A solution (short-term fix perhaps) to prevent internal flooding used by some water companies, where the flooding mechanism is flow backing up from the surcharged main sewer up the property lateral and out from the property low point, can simply be a non return valve. This prevents flow from backing into the property (although flooding will of course appear elsewhere). However, when the lateral pipe connection is full, the residents of the associated property will then not be able to flush wastewater down their property sewer, and then it too will build up and flood, in particular during long duration storms. Therefore, a small amount of storage which takes flows from the impacted property only and then pumps it back into the system is required. This has been termed an Alternative Pumped Non Return Valve or can be referred to as localised pumped return storage.
Ascertaining the Required Storage Volume
To size the required storage we need to ascertain which storm (assuming we are using design storms) causes the greatest storage requirement, so we need to do the following for all storms we are assessing.
- Ascertain the surface water run-off flowrate from the property area.
- Ascertain the Dry Weather flowrate from the household.
- Decide upon a pump rate (1 l/s (0.001m3/s) is suitable for small areas) and subtract that rate from the flowing coming in.
Property Area Surface Water Run-off
Runoff = Property Area * rainfall intensity * runoff coefficient
Rainfall intensity can be taken from the simulation and should be presented in 1 minute intervals. It is usually provided in mm/hr so will need to be divided by 3600 (seconds in an hour) and also divide by 1000 (mm in an m).
This value will vary during the rainfall event as the rainfall intensity varies, so if your rainfall is divided into minute intervals, this value will change every minute.
Household Dry Weather Flowrate
DWF = population * usage
To convert from l/d to m3/s divide by (1000 (litres in a m3) x 86400 – (seconds in a day))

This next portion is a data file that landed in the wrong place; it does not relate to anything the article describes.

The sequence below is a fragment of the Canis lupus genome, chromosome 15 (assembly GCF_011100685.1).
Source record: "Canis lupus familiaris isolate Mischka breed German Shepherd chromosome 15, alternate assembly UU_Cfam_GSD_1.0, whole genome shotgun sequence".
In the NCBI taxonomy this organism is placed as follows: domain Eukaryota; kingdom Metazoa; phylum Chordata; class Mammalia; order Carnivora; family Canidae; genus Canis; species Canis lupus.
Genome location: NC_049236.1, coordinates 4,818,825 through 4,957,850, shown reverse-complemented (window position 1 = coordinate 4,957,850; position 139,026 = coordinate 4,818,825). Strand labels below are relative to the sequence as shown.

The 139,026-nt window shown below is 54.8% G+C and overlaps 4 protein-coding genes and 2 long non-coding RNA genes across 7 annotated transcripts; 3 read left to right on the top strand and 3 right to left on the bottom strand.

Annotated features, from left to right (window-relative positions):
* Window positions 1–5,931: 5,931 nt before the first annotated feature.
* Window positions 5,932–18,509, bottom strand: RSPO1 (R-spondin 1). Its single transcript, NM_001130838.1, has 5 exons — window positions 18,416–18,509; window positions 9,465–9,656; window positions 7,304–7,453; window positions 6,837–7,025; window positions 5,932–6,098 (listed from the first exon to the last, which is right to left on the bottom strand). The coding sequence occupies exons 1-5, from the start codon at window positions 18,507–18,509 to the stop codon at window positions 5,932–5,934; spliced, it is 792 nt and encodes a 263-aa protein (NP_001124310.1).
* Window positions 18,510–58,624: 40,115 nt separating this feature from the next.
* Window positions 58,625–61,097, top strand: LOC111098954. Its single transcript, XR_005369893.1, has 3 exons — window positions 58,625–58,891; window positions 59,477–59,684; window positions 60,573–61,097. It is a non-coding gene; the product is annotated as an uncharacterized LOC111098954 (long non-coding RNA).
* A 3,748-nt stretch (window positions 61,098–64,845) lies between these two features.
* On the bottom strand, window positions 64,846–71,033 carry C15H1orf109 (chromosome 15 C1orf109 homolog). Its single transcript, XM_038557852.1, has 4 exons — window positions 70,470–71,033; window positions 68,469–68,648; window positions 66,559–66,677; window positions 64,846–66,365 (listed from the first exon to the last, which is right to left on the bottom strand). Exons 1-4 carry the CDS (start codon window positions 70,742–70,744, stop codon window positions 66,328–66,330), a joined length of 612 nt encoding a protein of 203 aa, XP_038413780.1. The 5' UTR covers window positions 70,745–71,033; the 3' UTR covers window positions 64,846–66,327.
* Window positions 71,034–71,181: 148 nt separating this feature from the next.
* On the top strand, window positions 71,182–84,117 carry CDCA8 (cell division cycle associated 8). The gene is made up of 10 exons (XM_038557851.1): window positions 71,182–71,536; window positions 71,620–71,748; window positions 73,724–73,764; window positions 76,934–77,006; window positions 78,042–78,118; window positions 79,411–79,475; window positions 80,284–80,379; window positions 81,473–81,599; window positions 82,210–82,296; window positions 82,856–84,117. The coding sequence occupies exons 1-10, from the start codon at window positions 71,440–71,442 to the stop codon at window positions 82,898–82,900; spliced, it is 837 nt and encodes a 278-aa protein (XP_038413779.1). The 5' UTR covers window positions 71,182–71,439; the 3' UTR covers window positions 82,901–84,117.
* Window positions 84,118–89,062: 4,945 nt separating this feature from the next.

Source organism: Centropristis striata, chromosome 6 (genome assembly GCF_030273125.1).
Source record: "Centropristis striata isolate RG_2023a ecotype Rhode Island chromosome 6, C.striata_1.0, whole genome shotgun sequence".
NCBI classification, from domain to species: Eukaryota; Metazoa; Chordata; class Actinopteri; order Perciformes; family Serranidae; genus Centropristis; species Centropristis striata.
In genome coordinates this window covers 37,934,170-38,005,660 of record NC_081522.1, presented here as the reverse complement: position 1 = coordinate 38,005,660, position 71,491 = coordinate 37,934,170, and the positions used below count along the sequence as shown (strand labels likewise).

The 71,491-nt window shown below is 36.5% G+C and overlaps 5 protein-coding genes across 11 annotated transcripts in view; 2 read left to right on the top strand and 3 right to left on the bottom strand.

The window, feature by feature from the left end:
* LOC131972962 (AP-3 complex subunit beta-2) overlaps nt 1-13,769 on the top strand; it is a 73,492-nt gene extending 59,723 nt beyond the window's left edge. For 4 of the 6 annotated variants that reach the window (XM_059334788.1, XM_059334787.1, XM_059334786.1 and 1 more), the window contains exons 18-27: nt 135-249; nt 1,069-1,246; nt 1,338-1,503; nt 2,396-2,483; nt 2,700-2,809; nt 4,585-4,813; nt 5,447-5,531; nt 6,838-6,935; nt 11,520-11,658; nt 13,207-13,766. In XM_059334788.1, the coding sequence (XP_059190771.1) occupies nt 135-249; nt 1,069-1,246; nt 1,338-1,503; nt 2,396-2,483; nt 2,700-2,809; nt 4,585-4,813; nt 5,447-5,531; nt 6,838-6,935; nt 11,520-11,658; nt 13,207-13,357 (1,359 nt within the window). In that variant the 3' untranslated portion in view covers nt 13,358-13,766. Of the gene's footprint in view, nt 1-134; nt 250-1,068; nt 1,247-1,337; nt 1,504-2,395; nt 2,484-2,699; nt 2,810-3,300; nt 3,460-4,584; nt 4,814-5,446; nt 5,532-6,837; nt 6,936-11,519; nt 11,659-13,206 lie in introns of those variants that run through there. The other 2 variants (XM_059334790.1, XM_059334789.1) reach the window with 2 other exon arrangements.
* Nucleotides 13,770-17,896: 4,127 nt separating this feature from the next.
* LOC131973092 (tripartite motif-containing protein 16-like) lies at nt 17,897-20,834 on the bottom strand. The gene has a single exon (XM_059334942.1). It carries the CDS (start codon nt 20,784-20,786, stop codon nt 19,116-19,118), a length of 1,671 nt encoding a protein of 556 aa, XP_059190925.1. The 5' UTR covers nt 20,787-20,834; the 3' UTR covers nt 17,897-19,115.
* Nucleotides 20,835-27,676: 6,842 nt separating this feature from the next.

Subtract the pump-rate from the incoming flow
For each recorded rainfall timestep there will be an incoming flow value. Where this is greater than the pump rate, it becomes stored in the storage volume. We then add all the stored volumes throughout the storm which are grouped together. This gives us our required storage volume.
Confused? – we have a spreadsheet. It should clear things up a bit. And remember, this solution might not be suitable for your, so discuss it with your client before considering modelling it, and make sure you understand it’s limitations.
Lastly, we do this process for all design storms to ascertain which one causes the greatest storage requirement.
Things to consider…
- Can we even start pumping into the system while the sewer is surcharged? It may be possible to do this depending on how surcharged the main pipe is when the lateral is flooding. However, it may be more conservative and a better solution just to start pumping after the storm has completed subsided. However, in this scenario we would have excessively large storage during longer design storms? Could we us RTC? Then it’s getting overly complex perhaps….
- If there’s a lot of area surrounding the property which drains into the same lateral pipe we might need bigger storage or a higher pumping rate but what is feasible from the point of construction space and also flow limitations of the receiving pipe?
- Is it necessary to model the device? We know the required flow rate so perhaps it might not be necessary, however it may be beneficial for future modellers to understand what’s been done.